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Chris Stringer of the Natural History Museum in London said he thought the paper made a good case for an impact of the climate shifts on Neanderthals, although he believes other factors were also at work in their disappearance.

Rick Potts of the Smithsonian Institution called the study “a refreshing new look” at the species replacement.

“As has been said before, our species didn’t outsmart the Neanderthals,” Potts said in an email. “We simply outsurvived them. The new paper offers much to contemplate about how it occurred.” (VOA)

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Neanderthals And Sapiens Both Faced Risks

But the new study is not the final word on Neanderthal trauma

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Neanderthal
A 3D-printed model of a Neanderthal man stands at the stand of FIT AG during a media presentation at the international fairs FabCon 3.D and Rapid.Tech, Germany. VOA

Life as a Neanderthal was no picnic, but a new analysis says it was no more dangerous than what our own species faced in ancient times.

That challenges what the authors call the prevailing view of our evolutionary cousins, that they lived risky, stressful lives. Some studies have suggested they had high injury rates, which have been blamed on things like social violence, attacks by carnivores, a hunting style that required getting close to large prey, and the hazards of extensive travel in environments full of snow and ice.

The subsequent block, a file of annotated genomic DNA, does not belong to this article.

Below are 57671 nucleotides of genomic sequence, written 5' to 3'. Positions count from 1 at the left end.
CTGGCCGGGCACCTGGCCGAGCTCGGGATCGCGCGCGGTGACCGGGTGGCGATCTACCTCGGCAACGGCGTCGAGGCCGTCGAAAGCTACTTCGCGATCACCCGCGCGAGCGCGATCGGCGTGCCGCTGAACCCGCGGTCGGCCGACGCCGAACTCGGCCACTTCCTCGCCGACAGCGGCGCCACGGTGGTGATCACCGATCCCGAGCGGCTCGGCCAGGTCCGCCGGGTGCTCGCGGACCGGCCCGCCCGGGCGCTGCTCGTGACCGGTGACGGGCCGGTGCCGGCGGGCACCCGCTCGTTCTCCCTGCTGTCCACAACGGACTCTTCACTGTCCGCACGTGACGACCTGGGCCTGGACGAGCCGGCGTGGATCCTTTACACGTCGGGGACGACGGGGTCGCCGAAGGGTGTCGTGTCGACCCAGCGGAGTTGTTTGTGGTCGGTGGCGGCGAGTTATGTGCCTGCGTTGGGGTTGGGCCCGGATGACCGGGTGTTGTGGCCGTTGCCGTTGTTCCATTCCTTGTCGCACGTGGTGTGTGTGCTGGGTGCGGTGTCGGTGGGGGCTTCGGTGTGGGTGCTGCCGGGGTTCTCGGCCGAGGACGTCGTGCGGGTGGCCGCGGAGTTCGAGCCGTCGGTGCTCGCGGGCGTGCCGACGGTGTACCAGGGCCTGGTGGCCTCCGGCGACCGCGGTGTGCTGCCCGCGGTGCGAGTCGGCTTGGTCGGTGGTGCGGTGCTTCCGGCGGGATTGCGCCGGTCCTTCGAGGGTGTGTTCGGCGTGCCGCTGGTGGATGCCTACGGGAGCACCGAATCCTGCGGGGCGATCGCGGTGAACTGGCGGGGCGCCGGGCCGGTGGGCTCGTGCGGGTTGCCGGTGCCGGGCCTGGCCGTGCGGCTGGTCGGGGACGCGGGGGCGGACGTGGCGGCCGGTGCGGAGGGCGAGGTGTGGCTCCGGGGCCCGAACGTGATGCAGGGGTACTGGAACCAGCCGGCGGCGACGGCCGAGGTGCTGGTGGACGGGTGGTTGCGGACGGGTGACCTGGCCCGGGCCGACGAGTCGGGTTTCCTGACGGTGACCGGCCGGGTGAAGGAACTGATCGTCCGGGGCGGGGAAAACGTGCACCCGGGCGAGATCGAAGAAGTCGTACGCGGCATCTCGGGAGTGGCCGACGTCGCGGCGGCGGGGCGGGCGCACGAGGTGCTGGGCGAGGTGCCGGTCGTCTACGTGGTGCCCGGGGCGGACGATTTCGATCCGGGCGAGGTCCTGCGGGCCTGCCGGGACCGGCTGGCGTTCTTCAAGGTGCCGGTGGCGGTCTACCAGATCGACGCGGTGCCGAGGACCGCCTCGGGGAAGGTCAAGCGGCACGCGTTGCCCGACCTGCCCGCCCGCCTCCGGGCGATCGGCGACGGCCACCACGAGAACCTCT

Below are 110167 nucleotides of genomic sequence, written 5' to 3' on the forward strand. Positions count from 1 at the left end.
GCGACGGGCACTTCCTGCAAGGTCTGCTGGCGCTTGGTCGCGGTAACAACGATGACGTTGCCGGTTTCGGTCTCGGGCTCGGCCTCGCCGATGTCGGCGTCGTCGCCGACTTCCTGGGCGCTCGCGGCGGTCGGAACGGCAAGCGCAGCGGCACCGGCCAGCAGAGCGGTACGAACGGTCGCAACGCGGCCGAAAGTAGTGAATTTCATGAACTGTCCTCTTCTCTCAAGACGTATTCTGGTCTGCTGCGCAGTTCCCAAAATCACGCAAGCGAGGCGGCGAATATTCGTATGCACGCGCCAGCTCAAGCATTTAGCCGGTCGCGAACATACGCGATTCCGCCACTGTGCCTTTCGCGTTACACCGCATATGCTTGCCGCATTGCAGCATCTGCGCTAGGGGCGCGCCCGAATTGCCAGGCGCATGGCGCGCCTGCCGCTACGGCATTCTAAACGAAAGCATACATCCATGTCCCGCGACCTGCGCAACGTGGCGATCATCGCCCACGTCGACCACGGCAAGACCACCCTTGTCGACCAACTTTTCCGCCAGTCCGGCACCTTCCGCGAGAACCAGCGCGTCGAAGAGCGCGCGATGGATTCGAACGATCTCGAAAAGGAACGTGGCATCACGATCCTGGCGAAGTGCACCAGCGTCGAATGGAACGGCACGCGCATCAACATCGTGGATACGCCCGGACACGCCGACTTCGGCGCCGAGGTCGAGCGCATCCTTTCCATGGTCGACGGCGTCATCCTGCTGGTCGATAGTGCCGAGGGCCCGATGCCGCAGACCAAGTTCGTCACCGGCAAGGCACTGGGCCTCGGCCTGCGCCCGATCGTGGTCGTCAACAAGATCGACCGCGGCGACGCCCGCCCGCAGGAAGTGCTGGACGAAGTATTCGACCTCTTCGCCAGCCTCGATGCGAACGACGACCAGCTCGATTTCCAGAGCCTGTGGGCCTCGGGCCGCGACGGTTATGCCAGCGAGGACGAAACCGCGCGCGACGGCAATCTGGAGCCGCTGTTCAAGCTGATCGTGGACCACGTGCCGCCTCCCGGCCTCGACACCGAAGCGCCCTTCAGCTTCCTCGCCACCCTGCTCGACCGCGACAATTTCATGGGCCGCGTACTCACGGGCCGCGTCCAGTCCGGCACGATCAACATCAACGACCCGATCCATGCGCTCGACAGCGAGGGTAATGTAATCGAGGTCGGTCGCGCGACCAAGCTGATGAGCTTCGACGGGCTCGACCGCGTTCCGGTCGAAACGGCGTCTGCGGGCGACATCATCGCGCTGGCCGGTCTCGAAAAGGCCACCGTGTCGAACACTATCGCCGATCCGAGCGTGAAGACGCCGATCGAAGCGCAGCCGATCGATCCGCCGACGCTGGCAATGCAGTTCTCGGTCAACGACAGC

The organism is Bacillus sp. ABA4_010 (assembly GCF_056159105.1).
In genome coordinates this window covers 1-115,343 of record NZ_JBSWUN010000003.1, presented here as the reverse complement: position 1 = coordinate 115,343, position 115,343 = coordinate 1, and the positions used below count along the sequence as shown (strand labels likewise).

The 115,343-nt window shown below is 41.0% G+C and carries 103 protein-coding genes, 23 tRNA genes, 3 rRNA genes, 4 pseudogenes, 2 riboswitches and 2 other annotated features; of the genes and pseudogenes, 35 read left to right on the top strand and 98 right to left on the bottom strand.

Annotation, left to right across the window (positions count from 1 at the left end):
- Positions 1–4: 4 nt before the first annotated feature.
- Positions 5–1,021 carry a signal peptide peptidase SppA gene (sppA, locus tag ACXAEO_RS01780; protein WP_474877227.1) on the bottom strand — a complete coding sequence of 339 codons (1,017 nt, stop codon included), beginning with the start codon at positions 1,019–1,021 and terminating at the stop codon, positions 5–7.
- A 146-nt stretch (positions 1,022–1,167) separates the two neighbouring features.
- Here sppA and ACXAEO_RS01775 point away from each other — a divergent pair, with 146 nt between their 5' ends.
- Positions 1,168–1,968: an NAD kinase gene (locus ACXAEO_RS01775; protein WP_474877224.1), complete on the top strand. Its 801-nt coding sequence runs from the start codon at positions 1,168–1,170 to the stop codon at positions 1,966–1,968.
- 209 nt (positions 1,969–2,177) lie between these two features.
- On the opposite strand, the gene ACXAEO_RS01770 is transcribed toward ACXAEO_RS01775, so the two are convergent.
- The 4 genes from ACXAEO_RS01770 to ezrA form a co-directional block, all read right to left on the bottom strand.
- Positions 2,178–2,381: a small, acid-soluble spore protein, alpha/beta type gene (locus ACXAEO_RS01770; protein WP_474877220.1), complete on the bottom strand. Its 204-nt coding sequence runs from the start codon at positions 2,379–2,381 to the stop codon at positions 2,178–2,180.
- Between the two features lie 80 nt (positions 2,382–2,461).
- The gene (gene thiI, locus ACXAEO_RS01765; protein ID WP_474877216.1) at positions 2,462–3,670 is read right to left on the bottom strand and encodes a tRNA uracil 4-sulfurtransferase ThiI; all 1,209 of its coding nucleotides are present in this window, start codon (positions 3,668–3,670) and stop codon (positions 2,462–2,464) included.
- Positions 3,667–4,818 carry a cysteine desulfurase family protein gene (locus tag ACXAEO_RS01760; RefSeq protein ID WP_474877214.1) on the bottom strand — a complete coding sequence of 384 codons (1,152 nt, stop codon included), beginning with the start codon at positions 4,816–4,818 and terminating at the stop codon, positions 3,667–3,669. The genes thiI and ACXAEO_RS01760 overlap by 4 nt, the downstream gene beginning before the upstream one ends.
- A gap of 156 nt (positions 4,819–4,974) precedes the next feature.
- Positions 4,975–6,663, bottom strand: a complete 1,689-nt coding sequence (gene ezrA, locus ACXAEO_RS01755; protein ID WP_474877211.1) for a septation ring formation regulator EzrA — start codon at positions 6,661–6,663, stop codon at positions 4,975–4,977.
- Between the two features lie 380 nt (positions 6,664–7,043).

While it’s true that their lives were probably riskier than those of people in today’s industrial societies, the vastly different living conditions of those two groups mean comparing them isn’t really appropriate, said Katerina Harvati of the University of Tuebingen in Germany.

Neanderthal model
Neanderthal model. Reconstruction of a Neanderthal (Homo neanderthalensis) based on the La Chapelle-aux-Saints fossils. Neanderthals inhabited Europe and western Asia between 230,000 and 29,000 years ago. They did not use complex tools but had mastery of fire and built shelters. It is thought that they had language and a complex social structure, living in small family groups and hunting for food. It is not known why Neanderthals became extinct, but one theory is that they were outcompeted by modern humans (Homo sapiens). Reconstruction by Elisabeth Daynes of the Daynes Studio, Paris, France.

A better question is whether Neanderthals faced more danger than our species did when we shared similar environments and comparable lifestyles of mobile hunter-gatherers, she and study co-authors say in a paper released Wednesday by the journal Nature.

To study that, they focused on skull injuries. They reviewed prior studies of fossils from western Eurasia that ranged from about 80,000 to 20,000 years old. In all they assessed data on 295 skull samples from 114 individual Neanderthals, and 541 skull samples from 90 individuals of our own species, Homo sapiens.

Injury rates turned out to be about the same in both species.

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That questions the idea that the behavior of Neanderthals created particularly high levels of danger, Marta Mirazon Lahr of Cambridge University wrote in an accompanying commentary.

But the new study is not the final word on Neanderthal trauma, she wrote. It didn’t include injuries other than to the skull. And scientists still have plenty of work to do in seeking the likely cause of injuries and evidence of care for the injured, which could give insights into the behavior of both Neanderthals and ancient members of our species, she wrote. (VOA)